– OL – Cut Casey Rabach, signed Chris Chester, re-signed Jammal Brown.  Rabach was finished – no surprise there.  People felt that the Skins over-payed for Chris Chester (over-paying / not over-paying is a developing theme here).  Again, just like with Santana Moss, I disagree.  Poor OL play in the NFL has become an epidemic.  Chester represents a major upgrade over Rabach at center.  Is $4 million/year a little much?  Maybe.  But there are precisely 32 NFL teams that should be looking to upgrade their offensive lines.  Look at who made the Pro Bowl in the NFC at C last year – Andre Gurode and Shaun O’Hara.  Gurode is a good C, but was far from a “Pro Bowl caliber” player last season, and freaking Shaun O’Hara missed 10 games, and was awful in the ones he played.   I don’t have a problem over-paying a little for a decent starter at a position that is so weak league-wide.  As for the Jammal Brown signing, meh.  Verdict – Likey.

– DL – Signed Barry Cofield and Stephen Bowen, traded Jeremy Jarmon and Albert Haynesworth, cut Maake Kemoeatu.  Obviously, Haynesworth had to go.  Kudos to the Skins for getting him out very quickly, and good job (I guess) getting a 5 in 2013 in return.  Kemoeatu stunk – That was a no-brainer.  We already sort of covered Jarmon above.  All that’s left here is to look at the Cofield and Bowen signings.  Once again, people said the Skins over-payed for those two guys.  This time I agree.  I like Stephen Bowen – Nice young player (27 years old) with upside, but 5 years, $27.5 million?  Oof.  I also like Barry Cofield.  Again, another 27 year old, but this time it’s a guy that has already had success at the NFL level, although I should note that Cofield is an odd fit in the Skins’ 3-4 scheme.  But at 6 years, $36 million?  Double oof.  I think the Skins fell into the “early free agency splurge” trap here.  Sure, the DL is unquestionably improved, but the cost of those two guys is far, far too high.  There were bargains elsewhere.  Verdict – No likey.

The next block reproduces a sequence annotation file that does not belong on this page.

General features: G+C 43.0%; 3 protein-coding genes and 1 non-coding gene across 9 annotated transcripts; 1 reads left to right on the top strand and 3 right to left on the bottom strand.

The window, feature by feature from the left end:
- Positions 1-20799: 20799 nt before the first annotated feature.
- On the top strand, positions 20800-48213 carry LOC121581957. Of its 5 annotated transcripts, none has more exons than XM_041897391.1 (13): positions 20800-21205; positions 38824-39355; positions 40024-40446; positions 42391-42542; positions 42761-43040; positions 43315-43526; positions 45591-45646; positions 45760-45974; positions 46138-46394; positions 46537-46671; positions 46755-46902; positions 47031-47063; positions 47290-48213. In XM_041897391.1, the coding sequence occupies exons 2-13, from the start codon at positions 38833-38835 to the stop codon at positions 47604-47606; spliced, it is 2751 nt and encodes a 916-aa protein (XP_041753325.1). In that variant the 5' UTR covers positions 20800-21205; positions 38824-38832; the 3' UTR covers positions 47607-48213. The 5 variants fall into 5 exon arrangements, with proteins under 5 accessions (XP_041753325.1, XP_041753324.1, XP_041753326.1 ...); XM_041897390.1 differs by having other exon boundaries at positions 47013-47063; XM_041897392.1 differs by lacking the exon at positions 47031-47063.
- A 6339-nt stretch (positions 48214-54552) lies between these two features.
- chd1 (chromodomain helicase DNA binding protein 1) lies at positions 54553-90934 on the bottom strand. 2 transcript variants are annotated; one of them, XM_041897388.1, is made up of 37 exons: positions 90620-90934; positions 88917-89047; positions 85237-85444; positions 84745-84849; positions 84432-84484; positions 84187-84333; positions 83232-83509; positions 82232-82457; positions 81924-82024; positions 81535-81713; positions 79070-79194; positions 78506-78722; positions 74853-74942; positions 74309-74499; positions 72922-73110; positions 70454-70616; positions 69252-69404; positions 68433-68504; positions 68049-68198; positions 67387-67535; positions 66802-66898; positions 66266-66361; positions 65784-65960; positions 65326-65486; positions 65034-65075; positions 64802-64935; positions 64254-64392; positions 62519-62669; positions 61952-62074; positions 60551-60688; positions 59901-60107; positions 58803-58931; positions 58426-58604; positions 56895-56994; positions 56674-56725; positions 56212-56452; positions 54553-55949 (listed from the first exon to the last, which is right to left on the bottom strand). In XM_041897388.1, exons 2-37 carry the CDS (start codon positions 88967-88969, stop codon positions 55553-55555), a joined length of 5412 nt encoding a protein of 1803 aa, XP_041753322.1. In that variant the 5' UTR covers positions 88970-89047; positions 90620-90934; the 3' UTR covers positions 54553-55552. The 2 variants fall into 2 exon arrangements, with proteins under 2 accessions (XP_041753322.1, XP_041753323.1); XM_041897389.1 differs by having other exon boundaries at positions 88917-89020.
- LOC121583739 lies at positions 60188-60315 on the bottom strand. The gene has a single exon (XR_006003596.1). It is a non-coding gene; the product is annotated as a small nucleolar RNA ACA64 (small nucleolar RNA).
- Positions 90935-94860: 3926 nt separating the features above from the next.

– LB – Re-signed Rocky McIntosh.  McIntosh probably thought there’d be more of a market for his services.  The Redskins let him test said “market,” and when the market didn’t come calling, Rocky re-signed in DC on the cheap.  Well played by the Skins here.  Verdict – Likey.

– Secondary – Signed Josh Wilson and Oshiomogho Atogwe, let Carlos Rogers walk.  Rogers had been quoted several times during the lockout that he was likely not to be a Redskin anymore, so there’s no surprise there.  The Redskins simply replaced him with Josh Wilson, who signed a reasonable $13.5 million deal over 3 years.  He’s just 26 years old, can grow with the team, and appears to be an immediate upgrade over Carlos Rogers.  Nice job there.  The other forgotten move was Atogwe, way back in March.  On the surface, his 5 year, $26 million deal sounds high, but only the first year is guaranteed.  If you want to nitpick, you could point to the fact that he’s 30, but Atogwe is a bona fide playmaking safety, and has awesome profile pictures.

Blogging the bEast’s official useless letter grade – Something between a B and B+.  Since I’m feeling generous today, let’s go with the B+.

I’m thinking Cowboys tomorrow, Eagles on Wednesday, and we’ll give the Giants until Thursday to do something before I tee off on them.  Oops, did I tip my hand there?

4 Comments

  1. smutsboy says:

    You need to look at guaranteed numbers on the free agent contracts, not total.

    Albert Haynesworth didn’t sign a true $100M deal with us, and neither will Cofield be seeing $30M

    1. Bill Ward says:

      If he plays to a $6M/year contract, and he plays well, then he certainly could.

      Even better, if the contract is “Front Loaded”, we could get him at bargain prices in coming years.

      But of course, that means that he PLAYS TO THE CONTRACT.

      Same with Bowen; those contracts might be “bargains” by year two or three if the guys perform as expected, or they might be very pricy mistakes if the guys don’t.

    2. Fair enough, but it’s $12.5M guaranteed, which is pretty close to the ratio of guaranteed money to total dollars of a typical NFL contract. The “look at the guaranteed money” argument can be made for every player. Some have a high % of guaranteed dollars ($32M of Charles Johnson’s $76 million is guaranteed – 42%), while others have a very low % (Jason Babin only has $5.5M of his $27.725M deal guaranteed – 19.8%).

      Cofield’s deal is right in the middle. With $12.5M of his $36M deal guaranteed, that’s 34.7%.

      I agree that the reported numbers aren’t great measuring sticks, especially when they include severe nontraditional clauses in them, like McNabb’s deal that could void after the season if the Redskins so chose to void it, although there’s nothing like that in Cofield’s deal to my knowledge.

      At any rate, I still feel the Skins over-payed there.

  2. Immynimmy says:

    Haha, the only other team that had a worse offseason than the Giants was probably the Niners or Bengles